Prevention is the best medicine for tick-borne disease! A few simple steps and you can greatly minimize your risk of tick exposure and its associated health issues. The outdoors is meant to be enjoyed not feared, so be responsible, respect the environment you're visiting and have fun!
The spring, summer and fall are the apex of tick season, but ticks are active all year-round, can survive through winter and are active as long as it’s above freezing. So all seasons require being mindful of the risks of tick exposure. Prevention is easy and with our simple checklist tick bites won't be a constant worry.
Be careful in tick habitat. These areas include:
  •          Leaf litter under trees and leaf piles.
  •          Long grass and brush on the edge of paths and roadsides.
  •          Unmaintained trails.
  •          Stumps and fallen logs.
  •          Stone walls.
  •          The forests edge, where property meets wildlife habitat.

Take precautions when in tick habitat and after:
  • Stick to well-maintained trails and recreational areas.
  • Don't sit on the bare ground, fallen logs or stone walls. Use a tarp or tightly-woven blanket that has been sprayed/treated with Permethrin.
  • Wear light-colored clothing. Items made of tightly-woven fiber are the best. If you're able to also wear long sleeves with long pants tucked into socks. This is not always convenient, particularly in very hot weather, but adds extra protection. Shorts are not recommended. The main purpose is to provide a better line of sight to catch ticks before they can bite not as an impermeable barrier, so applying repellent is still advised
  • Treat your clothing with Permethrin. This insecticide is known to both repel and kill insects (ticks included). It is not meant for use on the skin! Make sure to follow product instructions and apply carefully. Lay your chosen pieces of clothing outdoors and spray until soaked through in a well-ventilated area. Make sure to spray shoes and socks as well. Let dry. Once the spray dries it's odorless. Reapply every 2 to 6 weeks. You can buy pretreated clothing at many sporting goods stores or you can send your clothing to be treated by Insect Shield for $10 per item. Professionally treated clothing maintains tick protection for at least 70 washes.
  • Spray with a tick repellent. The type of spray you use is a personal decision. For those neutral on synthetic products there are many such as those containing DEET, readily available at most stores, as well as a host of natural products such as essentials oils, lotions and sprays designed to deter ticks. Consumer reports show that products with 8% Picaridin/20 % lemon are just as effective as DEET. Many authorities suggest using a repellent with a DEET concentration of under 10% for children. As with any product follow the label instructions and apply carefully.
  • Use a pet-safe tick deterrent on pets. This is especially important for indoor/outdoor pets.
  • Invest in a good tick remover. In a pinch professional fine-point tweezers are a good option but not always useful against nymph stage ticks (the size of a poppy seed) and can lead to the tick becoming damaged in the removal process.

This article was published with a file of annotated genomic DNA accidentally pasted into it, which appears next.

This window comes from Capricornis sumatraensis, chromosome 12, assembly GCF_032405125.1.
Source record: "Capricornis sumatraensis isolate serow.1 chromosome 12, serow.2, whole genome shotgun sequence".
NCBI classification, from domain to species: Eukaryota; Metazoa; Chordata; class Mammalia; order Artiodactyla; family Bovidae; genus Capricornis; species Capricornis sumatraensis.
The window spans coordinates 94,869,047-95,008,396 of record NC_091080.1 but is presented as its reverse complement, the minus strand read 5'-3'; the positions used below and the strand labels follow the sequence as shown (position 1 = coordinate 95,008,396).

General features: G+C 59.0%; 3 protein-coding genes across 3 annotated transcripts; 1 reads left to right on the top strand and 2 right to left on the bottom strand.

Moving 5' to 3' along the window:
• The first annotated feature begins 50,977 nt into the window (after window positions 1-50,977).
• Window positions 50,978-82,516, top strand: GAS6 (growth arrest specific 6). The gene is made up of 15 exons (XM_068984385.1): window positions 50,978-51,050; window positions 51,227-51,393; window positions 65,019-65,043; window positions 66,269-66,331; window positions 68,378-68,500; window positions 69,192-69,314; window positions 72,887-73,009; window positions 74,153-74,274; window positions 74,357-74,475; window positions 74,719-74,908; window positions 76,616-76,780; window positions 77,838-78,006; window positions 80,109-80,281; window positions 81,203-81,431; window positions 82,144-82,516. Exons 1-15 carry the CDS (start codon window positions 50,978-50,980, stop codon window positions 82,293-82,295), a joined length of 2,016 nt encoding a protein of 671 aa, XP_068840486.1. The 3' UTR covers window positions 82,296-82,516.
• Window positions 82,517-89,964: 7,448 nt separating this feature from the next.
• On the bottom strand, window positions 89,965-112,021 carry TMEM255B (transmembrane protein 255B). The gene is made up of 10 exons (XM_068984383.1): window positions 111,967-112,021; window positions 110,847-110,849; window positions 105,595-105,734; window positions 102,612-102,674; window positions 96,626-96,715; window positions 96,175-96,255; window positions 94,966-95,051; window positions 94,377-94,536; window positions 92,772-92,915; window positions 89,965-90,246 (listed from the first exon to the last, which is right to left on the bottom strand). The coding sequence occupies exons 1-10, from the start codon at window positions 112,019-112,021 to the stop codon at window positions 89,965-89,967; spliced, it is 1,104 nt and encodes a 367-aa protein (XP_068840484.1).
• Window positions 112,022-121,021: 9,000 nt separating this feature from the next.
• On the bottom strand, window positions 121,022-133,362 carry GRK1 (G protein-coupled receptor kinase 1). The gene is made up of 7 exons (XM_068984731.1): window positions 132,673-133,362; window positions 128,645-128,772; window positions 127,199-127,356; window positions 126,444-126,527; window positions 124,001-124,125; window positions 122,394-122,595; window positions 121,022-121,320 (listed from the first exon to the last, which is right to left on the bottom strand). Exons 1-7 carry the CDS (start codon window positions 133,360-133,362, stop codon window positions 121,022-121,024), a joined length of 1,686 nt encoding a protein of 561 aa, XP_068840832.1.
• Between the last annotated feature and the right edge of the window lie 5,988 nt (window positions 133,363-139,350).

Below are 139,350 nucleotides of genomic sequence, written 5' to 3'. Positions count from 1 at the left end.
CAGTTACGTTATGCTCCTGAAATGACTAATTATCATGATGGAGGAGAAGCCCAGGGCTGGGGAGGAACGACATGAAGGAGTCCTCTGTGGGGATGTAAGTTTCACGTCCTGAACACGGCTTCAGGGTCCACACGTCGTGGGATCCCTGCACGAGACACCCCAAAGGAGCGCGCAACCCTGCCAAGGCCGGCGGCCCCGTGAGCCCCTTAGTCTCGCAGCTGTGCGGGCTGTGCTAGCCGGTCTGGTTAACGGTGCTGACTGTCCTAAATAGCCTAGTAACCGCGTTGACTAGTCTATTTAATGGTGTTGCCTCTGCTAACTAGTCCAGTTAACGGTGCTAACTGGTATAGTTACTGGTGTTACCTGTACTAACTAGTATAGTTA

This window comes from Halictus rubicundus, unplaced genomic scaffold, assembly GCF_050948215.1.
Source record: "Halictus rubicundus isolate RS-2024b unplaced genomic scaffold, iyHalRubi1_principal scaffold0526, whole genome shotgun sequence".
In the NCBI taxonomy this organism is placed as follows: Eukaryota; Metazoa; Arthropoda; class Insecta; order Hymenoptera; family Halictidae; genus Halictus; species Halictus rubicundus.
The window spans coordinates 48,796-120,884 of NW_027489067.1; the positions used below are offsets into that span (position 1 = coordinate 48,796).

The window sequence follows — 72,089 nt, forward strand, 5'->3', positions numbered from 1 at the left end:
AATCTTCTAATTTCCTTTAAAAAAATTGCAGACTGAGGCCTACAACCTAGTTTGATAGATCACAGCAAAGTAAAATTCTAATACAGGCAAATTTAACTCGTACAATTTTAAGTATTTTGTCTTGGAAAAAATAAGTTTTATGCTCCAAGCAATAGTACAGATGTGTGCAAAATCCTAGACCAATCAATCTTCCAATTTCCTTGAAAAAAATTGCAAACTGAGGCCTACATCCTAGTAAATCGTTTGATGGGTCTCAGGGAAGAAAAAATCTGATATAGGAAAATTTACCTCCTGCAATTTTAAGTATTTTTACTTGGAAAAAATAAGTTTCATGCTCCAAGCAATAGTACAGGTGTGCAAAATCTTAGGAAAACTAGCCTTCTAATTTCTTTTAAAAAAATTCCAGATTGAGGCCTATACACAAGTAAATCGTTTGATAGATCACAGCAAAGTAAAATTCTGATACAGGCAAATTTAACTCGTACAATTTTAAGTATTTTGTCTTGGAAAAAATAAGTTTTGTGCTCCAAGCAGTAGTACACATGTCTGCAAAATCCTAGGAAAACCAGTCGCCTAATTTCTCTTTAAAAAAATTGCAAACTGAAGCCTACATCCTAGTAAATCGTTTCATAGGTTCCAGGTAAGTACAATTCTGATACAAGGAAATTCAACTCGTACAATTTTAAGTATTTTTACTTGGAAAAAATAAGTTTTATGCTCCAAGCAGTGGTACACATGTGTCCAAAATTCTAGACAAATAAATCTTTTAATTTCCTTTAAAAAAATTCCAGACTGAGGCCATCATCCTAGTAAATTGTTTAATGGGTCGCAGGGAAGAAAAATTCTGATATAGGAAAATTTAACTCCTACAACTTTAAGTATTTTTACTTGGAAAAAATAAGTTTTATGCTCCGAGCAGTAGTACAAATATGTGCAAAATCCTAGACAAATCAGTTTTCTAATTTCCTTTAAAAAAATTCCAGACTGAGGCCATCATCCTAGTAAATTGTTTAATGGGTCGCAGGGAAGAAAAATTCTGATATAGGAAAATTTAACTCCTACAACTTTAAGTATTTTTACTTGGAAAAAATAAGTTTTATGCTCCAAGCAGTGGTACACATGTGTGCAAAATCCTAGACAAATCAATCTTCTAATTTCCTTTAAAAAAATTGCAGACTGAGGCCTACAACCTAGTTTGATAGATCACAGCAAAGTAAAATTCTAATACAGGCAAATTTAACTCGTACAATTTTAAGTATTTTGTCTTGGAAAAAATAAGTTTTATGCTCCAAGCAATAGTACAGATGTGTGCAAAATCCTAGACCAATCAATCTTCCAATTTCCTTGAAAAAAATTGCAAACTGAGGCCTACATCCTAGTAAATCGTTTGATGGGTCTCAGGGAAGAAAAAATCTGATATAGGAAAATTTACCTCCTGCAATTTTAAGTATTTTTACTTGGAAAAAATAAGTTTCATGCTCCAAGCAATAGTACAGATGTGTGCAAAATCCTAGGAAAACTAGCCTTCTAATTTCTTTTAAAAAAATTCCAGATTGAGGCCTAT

• Warning for products labeled "tick twister": Do not twist to remove tick! Slide as close to skin against tick mouth parts as possible and pull up. Twisting can damage the tick and lead to the release of pathogens into your bloodstream. The best products are those designed to remove all stages of the tick life cycle (nymph to adult).
  • Do tick checks during outdoor activity and after. A quick once-over of the body with a lint roller (the sticky kind) is very effective at catching unattached ticks. Make sure to check the more private areas of the body once home. Ticks tend to prefer these warm moist areas.
  • Remove your exposed clothing as soon as possible after leaving tick habitat.
  • Place used clothing in a dryer for 30 minutes on hot. Do this whether you wash them first or not. The dry heat will kill ticks, the washer will not. If you don't have access to a dryer, place clothing in a plastic bag, spray with Permethrin and tightly close.
  • Shower immediately after getting home. This is an excellent time to do a tick check as you are more mindful of your body when bathing. Do not put back on tick-exposed clothing until they have been treated either in the dryer or with Permethrin.
  • Check your pets whenever they have been in tick habitat. Allowing your indoor/outdoor pets to sleep on couches or bedding may increase your risk of tick exposure.
  • Recheck and check bedding. For the next few days make sure to check bedding for ticks that may have dropped off. Rechecking yourself is also suggested at least a few times.
  • Be mindful and observant. If you find an attached tick or notice a bite, follow the steps outlined in our tick bite protocol below. All tick species carry disease! Don't ignore a bite just because it's not from a deer tick.

You can download and print this list from the link below:


For those of you who have indoor/outdoor pets this can be an invisible risk, particularly on animals not treated with flea/tick deterrents. Even with such deterrents this does not afford the luxury of not doing tick checks. Many pet prevention products do kill ticks that have bitten your pet, but end up giving a ride-a-long to ticks who are using your pet as public transportation. It seems unlikely to get infected with Lyme inside your home, but it happens. Many pets have free range of their homes, including the furniture (particularly beds), and if precautions are ignored this can add unnecessary risk. Let's not forget that pets can also become infected with tick-borne illnesses and suffer if infected. For you and your pets safety and well-being it's beneficial to keep this in mind.